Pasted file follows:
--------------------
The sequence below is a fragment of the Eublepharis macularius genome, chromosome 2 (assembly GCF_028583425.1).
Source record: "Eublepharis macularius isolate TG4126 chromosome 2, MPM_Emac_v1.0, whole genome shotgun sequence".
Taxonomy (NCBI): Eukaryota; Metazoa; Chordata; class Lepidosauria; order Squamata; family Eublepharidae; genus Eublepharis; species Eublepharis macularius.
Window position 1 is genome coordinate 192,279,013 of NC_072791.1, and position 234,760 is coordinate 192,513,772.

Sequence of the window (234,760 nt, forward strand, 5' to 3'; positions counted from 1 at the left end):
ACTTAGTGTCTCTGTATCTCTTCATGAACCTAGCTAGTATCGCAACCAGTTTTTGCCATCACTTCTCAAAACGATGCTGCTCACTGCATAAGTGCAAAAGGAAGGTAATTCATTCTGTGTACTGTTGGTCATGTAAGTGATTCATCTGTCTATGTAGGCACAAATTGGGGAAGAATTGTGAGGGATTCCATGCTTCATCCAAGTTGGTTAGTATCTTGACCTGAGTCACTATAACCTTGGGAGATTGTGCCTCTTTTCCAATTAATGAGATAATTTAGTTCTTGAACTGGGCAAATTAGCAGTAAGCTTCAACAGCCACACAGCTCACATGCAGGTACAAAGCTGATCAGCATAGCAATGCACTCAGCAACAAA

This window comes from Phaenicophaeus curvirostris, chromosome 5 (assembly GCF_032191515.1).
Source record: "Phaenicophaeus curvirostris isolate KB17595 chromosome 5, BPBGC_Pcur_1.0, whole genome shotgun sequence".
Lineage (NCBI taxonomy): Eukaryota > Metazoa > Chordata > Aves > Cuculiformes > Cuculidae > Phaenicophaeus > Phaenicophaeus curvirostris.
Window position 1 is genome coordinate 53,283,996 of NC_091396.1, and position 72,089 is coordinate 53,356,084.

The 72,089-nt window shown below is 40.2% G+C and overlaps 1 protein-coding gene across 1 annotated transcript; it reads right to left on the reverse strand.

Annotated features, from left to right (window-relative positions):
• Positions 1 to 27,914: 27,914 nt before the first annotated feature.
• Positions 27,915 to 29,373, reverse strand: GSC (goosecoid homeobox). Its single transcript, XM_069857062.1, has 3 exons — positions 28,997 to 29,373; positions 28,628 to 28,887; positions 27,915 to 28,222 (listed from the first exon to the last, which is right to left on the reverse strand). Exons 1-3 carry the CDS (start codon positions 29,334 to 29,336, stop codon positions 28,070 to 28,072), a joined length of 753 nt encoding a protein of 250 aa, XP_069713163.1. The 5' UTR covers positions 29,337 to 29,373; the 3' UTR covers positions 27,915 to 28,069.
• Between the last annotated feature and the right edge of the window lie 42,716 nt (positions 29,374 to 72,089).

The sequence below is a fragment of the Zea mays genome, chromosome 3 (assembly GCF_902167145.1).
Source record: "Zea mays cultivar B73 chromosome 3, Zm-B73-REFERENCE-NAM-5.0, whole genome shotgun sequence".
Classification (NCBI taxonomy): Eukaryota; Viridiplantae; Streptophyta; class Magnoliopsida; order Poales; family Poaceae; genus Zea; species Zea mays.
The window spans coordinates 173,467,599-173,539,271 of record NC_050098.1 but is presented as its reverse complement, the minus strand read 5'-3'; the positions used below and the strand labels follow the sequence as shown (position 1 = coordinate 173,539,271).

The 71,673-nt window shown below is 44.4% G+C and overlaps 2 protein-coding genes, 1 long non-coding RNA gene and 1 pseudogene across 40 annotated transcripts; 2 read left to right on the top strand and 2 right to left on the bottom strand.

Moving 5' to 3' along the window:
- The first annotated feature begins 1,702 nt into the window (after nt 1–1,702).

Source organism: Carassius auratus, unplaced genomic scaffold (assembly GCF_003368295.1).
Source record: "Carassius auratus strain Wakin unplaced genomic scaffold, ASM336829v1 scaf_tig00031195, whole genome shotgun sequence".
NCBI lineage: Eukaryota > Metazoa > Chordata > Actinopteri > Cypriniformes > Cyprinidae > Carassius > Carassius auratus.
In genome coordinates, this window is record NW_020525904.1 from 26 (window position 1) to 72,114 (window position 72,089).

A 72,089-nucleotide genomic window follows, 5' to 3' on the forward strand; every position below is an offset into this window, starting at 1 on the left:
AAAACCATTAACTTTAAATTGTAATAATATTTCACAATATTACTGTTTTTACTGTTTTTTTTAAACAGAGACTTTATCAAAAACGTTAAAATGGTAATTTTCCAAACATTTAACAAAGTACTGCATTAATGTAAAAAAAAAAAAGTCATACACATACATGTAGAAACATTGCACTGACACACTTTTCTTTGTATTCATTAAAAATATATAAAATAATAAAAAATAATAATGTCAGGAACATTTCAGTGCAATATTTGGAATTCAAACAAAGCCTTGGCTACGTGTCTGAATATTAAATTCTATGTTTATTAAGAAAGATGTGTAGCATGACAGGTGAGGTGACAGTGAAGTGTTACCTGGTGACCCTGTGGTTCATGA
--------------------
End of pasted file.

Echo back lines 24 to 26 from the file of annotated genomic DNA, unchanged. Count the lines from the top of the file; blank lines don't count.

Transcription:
Source record: "Carassius auratus strain Wakin unplaced genomic scaffold, ASM336829v1 scaf_tig00031195, whole genome shotgun sequence".
NCBI lineage: Eukaryota > Metazoa > Chordata > Actinopteri > Cypriniformes > Cyprinidae > Carassius > Carassius auratus.
In genome coordinates, this window is record NW_020525904.1 from 26 (window position 1) to 72,114 (window position 72,089).